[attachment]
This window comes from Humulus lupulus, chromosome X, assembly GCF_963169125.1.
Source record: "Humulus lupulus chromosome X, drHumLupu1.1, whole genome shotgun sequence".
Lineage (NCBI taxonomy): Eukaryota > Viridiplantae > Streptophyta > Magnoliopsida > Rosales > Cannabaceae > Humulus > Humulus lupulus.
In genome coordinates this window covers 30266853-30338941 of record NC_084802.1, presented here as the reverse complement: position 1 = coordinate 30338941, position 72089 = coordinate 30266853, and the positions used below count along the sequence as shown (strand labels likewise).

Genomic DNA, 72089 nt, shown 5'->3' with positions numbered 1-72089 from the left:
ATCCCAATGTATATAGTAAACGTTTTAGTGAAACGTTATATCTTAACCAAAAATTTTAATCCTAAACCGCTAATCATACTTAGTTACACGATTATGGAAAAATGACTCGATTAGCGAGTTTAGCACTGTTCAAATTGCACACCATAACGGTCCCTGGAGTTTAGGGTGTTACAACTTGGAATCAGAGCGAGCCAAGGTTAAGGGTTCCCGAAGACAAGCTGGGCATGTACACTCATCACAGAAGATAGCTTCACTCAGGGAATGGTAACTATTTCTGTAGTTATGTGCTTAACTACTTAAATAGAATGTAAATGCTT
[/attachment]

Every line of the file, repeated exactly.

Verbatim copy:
This window comes from Humulus lupulus, chromosome X, assembly GCF_963169125.1.
Source record: "Humulus lupulus chromosome X, drHumLupu1.1, whole genome shotgun sequence".
Lineage (NCBI taxonomy): Eukaryota > Viridiplantae > Streptophyta > Magnoliopsida > Rosales > Cannabaceae > Humulus > Humulus lupulus.
In genome coordinates this window covers 30266853-30338941 of record NC_084802.1, presented here as the reverse complement: position 1 = coordinate 30338941, position 72089 = coordinate 30266853, and the positions used below count along the sequence as shown (strand labels likewise).

Genomic DNA, 72089 nt, shown 5'->3' with positions numbered 1-72089 from the left:
ATCCCAATGTATATAGTAAACGTTTTAGTGAAACGTTATATCTTAACCAAAAATTTTAATCCTAAACCGCTAATCATACTTAGTTACACGATTATGGAAAAATGACTCGATTAGCGAGTTTAGCACTGTTCAAATTGCACACCATAACGGTCCCTGGAGTTTAGGGTGTTACAACTTGGAATCAGAGCGAGCCAAGGTTAAGGGTTCCCGAAGACAAGCTGGGCATGTACACTCATCACAGAAGATAGCTTCACTCAGGGAATGGTAACTATTTCTGTAGTTATGTGCTTAACTACTTAAATAGAATGTAAATGCTT